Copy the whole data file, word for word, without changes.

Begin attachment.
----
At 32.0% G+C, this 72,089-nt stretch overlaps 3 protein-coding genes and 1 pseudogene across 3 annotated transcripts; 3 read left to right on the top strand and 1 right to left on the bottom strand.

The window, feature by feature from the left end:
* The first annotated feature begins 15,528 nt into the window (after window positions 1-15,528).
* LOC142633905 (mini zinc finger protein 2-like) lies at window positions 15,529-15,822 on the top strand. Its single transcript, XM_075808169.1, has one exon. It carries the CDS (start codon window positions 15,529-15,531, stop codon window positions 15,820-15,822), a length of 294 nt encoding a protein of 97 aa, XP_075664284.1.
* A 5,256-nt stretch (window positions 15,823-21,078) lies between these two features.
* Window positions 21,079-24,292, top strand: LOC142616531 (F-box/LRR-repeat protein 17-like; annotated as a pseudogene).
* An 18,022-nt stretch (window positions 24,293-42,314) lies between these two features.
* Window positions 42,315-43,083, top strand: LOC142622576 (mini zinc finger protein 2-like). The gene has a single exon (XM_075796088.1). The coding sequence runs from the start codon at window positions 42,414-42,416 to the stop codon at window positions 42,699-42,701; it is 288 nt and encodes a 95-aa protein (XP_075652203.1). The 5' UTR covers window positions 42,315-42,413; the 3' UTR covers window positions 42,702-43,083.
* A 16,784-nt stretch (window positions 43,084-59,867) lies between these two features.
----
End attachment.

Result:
At 32.0% G+C, this 72,089-nt stretch overlaps 3 protein-coding genes and 1 pseudogene across 3 annotated transcripts; 3 read left to right on the top strand and 1 right to left on the bottom strand.

The window, feature by feature from the left end:
* The first annotated feature begins 15,528 nt into the window (after window positions 1-15,528).
* LOC142633905 (mini zinc finger protein 2-like) lies at window positions 15,529-15,822 on the top strand. Its single transcript, XM_075808169.1, has one exon. It carries the CDS (start codon window positions 15,529-15,531, stop codon window positions 15,820-15,822), a length of 294 nt encoding a protein of 97 aa, XP_075664284.1.
* A 5,256-nt stretch (window positions 15,823-21,078) lies between these two features.
* Window positions 21,079-24,292, top strand: LOC142616531 (F-box/LRR-repeat protein 17-like; annotated as a pseudogene).
* An 18,022-nt stretch (window positions 24,293-42,314) lies between these two features.
* Window positions 42,315-43,083, top strand: LOC142622576 (mini zinc finger protein 2-like). The gene has a single exon (XM_075796088.1). The coding sequence runs from the start codon at window positions 42,414-42,416 to the stop codon at window positions 42,699-42,701; it is 288 nt and encodes a 95-aa protein (XP_075652203.1). The 5' UTR covers window positions 42,315-42,413; the 3' UTR covers window positions 42,702-43,083.
* A 16,784-nt stretch (window positions 43,084-59,867) lies between these two features.